As a child, I did a few-year-long stint in dance class. I started with tap and ballet, then added jazz to my repertoire after seeing the older girls dance to “That’s How You Know” from “Enchanted.” Shortly thereafter I decided it was my favorite genre of dance. There was a liveliness to it that was similar to tap, and while it required the same command as ballet, it felt less rigid. It was a lot of fun.
I offer my limited dance background not to claim any dance expertise. On the contrary, I claim only to know how it makes me feel. And Britta Joy Peterson’s intricately choreographed duet “And Now, Hold Me,” which premiered at Dance Place on H Street last weekend, made me feel a lot of things. It was tender, brave and commanding — and a lot of fun.
As the third installment of Peterson’s Relational Series, “And Now, Hold Me” focuses on the relationship between self and space. It only makes sense, then, that the space itself was integral to the performance. The venue was small and intimate, and the theater’s black box style meant that the absence of a traditional stage offered the chance for audience members to feel completely immersed in the performance.
Though at times, I forgot it was even a performance. From the minute the show began, I knew it would break beyond the standard parameters of dance. With storylines segmented into vignettes and incorporating elements of spoken word, comedy, light, music and more, “And Now, Hold Me,” was more than a performance: It was a metaphysical slice of what it means to be alive and to take up space in the world.
The vulnerability of the show’s two dancers, Sergio Guerra Abril and Dylan Lambert, was in large part to thank for this. The duo’s chemistry was undeniable, and their ability to bounce off one another was something to behold.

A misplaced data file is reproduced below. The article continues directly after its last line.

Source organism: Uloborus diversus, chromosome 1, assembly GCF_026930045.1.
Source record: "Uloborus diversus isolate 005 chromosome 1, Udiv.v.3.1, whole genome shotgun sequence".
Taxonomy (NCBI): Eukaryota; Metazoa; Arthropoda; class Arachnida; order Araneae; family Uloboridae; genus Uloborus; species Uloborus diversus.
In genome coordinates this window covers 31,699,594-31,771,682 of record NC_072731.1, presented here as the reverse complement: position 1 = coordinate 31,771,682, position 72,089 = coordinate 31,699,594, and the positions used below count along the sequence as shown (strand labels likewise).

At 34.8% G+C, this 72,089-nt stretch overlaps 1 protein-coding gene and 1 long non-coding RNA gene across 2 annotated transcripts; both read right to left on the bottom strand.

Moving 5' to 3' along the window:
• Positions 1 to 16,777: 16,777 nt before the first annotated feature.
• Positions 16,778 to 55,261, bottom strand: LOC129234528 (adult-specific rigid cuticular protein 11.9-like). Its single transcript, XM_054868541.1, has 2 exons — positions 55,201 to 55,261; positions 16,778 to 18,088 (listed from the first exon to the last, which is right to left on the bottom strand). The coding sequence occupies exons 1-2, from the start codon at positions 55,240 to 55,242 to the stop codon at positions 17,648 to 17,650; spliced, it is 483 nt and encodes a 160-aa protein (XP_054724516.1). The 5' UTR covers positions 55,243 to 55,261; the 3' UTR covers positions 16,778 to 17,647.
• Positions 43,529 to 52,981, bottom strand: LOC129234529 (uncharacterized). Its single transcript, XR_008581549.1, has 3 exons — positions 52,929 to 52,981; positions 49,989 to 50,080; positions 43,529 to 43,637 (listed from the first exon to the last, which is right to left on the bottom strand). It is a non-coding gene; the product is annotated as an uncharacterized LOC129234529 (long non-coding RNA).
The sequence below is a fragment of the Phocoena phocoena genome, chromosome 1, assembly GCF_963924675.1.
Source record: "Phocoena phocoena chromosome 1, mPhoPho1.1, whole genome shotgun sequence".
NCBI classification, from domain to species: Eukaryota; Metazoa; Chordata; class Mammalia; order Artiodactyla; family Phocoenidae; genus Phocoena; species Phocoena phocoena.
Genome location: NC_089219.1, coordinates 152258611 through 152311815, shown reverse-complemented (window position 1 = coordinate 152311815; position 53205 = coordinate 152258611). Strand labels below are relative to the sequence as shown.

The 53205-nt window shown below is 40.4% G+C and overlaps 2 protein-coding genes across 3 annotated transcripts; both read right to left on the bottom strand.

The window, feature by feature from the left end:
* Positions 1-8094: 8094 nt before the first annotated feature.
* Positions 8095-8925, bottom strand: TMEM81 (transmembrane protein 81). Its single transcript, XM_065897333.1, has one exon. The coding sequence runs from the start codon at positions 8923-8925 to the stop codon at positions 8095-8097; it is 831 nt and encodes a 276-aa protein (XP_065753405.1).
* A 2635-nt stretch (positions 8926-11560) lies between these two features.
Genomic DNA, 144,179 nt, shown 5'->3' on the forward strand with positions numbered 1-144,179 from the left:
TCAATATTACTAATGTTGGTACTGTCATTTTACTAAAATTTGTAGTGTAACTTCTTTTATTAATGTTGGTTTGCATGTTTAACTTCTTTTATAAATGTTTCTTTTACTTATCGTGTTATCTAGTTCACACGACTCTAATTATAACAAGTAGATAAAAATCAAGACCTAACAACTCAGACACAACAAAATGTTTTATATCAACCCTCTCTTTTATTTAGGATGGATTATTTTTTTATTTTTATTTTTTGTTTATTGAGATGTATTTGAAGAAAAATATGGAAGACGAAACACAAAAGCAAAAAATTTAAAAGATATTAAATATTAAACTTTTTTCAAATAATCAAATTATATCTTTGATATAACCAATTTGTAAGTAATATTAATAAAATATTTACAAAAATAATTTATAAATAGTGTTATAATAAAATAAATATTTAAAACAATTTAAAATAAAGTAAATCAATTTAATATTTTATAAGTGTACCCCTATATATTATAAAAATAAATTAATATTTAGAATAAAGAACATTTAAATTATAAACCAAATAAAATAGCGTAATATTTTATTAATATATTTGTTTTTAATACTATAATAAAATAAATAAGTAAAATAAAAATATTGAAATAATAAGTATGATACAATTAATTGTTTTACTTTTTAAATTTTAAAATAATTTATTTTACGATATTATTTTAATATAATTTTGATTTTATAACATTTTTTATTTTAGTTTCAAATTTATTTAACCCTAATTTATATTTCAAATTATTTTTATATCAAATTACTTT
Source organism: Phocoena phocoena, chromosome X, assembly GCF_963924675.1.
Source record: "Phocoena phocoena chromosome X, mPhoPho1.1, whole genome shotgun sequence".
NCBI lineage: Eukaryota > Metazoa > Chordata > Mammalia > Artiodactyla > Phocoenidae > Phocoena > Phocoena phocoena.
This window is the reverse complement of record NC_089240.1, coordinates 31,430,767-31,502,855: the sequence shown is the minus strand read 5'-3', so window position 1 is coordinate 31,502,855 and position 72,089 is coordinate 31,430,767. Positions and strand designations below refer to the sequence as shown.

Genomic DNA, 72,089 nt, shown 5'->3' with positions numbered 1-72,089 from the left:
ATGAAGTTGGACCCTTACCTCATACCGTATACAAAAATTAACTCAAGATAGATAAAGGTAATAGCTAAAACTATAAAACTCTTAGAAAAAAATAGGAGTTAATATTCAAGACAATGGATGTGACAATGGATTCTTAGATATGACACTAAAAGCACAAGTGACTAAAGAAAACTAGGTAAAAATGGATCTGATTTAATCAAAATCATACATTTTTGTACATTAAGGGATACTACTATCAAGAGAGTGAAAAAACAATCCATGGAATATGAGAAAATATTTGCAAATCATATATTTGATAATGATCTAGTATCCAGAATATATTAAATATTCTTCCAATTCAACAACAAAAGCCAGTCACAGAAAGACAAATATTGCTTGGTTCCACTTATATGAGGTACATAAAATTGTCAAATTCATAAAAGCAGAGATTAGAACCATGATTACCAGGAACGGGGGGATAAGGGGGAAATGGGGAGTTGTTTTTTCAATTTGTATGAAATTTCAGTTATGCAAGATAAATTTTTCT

Fittingly, there were many moments in which they held one another — in one scene, they even took turns wrapping around each other and peeping their heads through each other’s legs — but rarely did I feel like I was an unsolicited observer in these intimate exchanges. Instead, I felt involved, welcomed even. In making space for each other, they made space for me.
Space also was quite literally “made” throughout the show. As the performance went on, a giant spool of fabric located on the right side of the stage became further and further unraveled as the characters weaved it into an intricate tapestry of knots and ties behind them. The characters’ internal experiences, it seemed, were creating material effects in the world.
“And Now, Hold Me,” posits that our experiences have physical effects beyond just flesh, that we take up space in metaphorical and entirely tangible ways. The paradox of the small venue was its close-knit, intimate nature created space for the audience to bring their own experiences to the space, while also allowing those experiences to bounce off each other and become entirely new ones.
And now, after the performance, I feel new.
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